Teaching old cells new tricks

Stem cells Credit: Candy Cho

Stem cells Credit: Candy Cho

Much hyped by the media, stem cells have tremendous power to improve human health. As part of the Cambridge Stem Cell Initiative, Ludovic Vallier’s research in the Anne McLaren Laboratory for Regenerative Medicine shows how stem cells can further our understanding of disease and help deliver much-needed new treatments.

The new technology consists of taking cells from skin and reprogramming them so that they become stem cells - cells that are capable of proliferating and differentiating into almost all tissue types."

—Dr Ludovic Vallier

How do you study a human disease that has no equivalent in animals and where the human cells in question are so hard to grow outside the body they cannot be tested in the laboratory? The answer, until now, was with great difficulty. But by using a new stem cell technique, that is set to change.

Ludovic Vallier, who holds an MRC Senior Fellowship in the Anne McLaren Laboratory for Regenerative Medicine, Department of Surgery at Cambridge in collaboration with Professor David Lomas (Cambridge Institute for Medical Research and Department of Medicine), works on a group of devastating genetic diseases affecting the liver.

"We target metabolic diseases of the liver, diseases such as alpha 1 antitrypsin deficiency. It’s one of the most common single genetic disorders and the protein it affects - which is only produced by the liver - is really important because it controls activity of elastase in the lung. Without this control, people develop serious lung problems and the disease also affects the liver, so these patients develop liver failure," he explained.

The problem is that these diseases cannot be studied in vitro - in a dish - in the laboratory, he said: "You can’t take cells from the liver of these very sick patients, and if you could they wouldn’t grow, which means you don’t have any way of screening drugs that could help treat these diseases."

Without effective drugs, the only current treatment is a liver transplant. "There is a huge shortage of organs and transplantation involves taking immunosuppressive drugs, which is heavy treatment especially in already fragile patients," Vallier said. "And the disease is progressive so it’s very complicated to manage." Understandably, Vallier is excited that a new method of producing stem cells developed in Japan has given him and other researchers a way of studying these diseases and screening potential drugs to treat them.

"The new technology consists of taking cells from skin and reprogramming them so that they become stem cells - cells that are capable of proliferating and differentiating into almost all tissue types," he said.

This reprogramming means a cell with a previously fixed identity can be taught a new one - in this case taking skin cells and reprogramming them to become liver cells. When the skin cells come from a patient with liver disease, these skin-turned-liver cells also have the disease, making them ideal for studying the disease and screening potential drugs to treat it.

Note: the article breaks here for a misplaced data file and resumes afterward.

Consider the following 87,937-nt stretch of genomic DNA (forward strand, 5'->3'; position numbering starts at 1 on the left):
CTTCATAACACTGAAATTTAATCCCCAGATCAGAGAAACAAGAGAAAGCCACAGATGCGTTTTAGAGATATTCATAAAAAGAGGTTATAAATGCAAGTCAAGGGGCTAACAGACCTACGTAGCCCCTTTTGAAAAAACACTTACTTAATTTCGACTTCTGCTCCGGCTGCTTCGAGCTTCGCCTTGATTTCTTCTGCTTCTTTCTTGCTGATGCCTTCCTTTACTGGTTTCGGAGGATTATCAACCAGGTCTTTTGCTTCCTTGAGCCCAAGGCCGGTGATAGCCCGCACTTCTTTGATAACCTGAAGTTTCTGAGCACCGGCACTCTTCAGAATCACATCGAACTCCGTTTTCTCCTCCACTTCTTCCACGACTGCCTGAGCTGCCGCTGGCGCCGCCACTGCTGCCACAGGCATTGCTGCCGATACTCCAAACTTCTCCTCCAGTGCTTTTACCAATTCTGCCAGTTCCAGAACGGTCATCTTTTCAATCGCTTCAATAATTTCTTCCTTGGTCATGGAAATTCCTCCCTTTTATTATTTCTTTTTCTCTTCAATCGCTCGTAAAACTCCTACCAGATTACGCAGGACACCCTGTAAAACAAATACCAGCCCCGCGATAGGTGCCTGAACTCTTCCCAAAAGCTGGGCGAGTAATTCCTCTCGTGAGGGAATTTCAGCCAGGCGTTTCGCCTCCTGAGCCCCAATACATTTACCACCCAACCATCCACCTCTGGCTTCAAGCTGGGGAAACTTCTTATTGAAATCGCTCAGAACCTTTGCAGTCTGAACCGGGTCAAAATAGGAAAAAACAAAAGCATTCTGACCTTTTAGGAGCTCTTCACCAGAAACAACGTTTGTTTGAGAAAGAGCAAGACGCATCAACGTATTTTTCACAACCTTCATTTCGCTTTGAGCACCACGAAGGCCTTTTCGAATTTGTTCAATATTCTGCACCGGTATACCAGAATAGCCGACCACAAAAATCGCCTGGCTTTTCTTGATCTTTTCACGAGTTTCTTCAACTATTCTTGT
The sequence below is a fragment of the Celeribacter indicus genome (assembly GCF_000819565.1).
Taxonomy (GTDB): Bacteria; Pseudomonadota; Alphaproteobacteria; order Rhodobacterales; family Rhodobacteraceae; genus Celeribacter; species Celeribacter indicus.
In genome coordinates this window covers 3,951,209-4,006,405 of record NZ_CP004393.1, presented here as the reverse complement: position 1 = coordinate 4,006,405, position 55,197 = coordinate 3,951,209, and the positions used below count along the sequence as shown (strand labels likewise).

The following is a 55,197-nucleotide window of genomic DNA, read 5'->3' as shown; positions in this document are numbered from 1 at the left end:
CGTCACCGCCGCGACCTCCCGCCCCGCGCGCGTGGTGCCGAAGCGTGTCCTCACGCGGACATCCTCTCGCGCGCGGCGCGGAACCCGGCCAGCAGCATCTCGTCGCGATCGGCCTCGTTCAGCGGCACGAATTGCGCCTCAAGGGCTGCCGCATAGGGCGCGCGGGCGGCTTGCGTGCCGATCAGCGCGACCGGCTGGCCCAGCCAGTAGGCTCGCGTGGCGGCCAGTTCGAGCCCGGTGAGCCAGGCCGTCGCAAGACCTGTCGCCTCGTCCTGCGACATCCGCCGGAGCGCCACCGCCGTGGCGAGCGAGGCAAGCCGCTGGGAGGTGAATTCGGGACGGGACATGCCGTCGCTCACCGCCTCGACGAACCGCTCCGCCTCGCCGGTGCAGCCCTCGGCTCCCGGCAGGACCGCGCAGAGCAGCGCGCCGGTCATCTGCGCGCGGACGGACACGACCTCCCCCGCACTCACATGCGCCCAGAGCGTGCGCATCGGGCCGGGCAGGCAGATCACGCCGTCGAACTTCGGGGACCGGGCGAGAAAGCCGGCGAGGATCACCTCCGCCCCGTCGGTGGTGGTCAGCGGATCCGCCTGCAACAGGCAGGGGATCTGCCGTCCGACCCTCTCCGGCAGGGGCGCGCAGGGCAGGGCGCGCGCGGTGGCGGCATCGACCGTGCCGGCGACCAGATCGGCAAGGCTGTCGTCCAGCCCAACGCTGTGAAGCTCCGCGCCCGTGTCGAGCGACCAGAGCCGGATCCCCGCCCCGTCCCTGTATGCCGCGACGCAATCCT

According to Vallier: "Because we can generate liver cells that mimic the disease of the original patient in vitro, that allows us to do basic studies that were impossible by biopsy or primary culture and also to do drug screening." And because the skin cells can come from a whole range of people, it gives researchers access to a broad diversity of patients as well as overcoming some of the ethical concerns associated with embryonic stem cells.

"That’s a very important step because it solves the problems associated with a limited stock of stem cells," he said, "and because it’s a simple method, it’s easily accessible to a wide number of laboratories."

Showing this can be done in a small number of liver patients in Cambridge is an important proof of concept, and supports the possibility that a similar approach might be applicable to a wide range of other serious diseases that still lack effective treatments, including neurodegenerative diseases such as Parkinson’s and Alzheimer’s Disease as well as heart diseases.

And Cambridge - which now has almost 30 groups doing stem cell research and strong links between academic researchers and clinicians - is perfectly positioned to make the most of this new technique.

"The Laboratory for Regenerative Medicine is starting to become an expert in this disease modelling and we are all part of a larger consortium, the Cambridge Stem Cell Initiative (SCI)," said Vallier. "Together, we are putting together resources and scientific interest to really develop stem cells and their clinical application. The SCI is a unique consortium because it brings together a wealth of complementary expertise."

While this first revolution involves in vitro disease modelling and drug screening, Vallier hopes this work will ultimately lead to personalised cell-based therapies where liver cells reprogrammed from a patient’s own skin cells could be used in place of a liver transplant. "It will take time for us to assess this clinical use and show that it is safe as well as effective," he explained, "but if you ask me again in five years I should be able to tell you whether we are going to do it."

 
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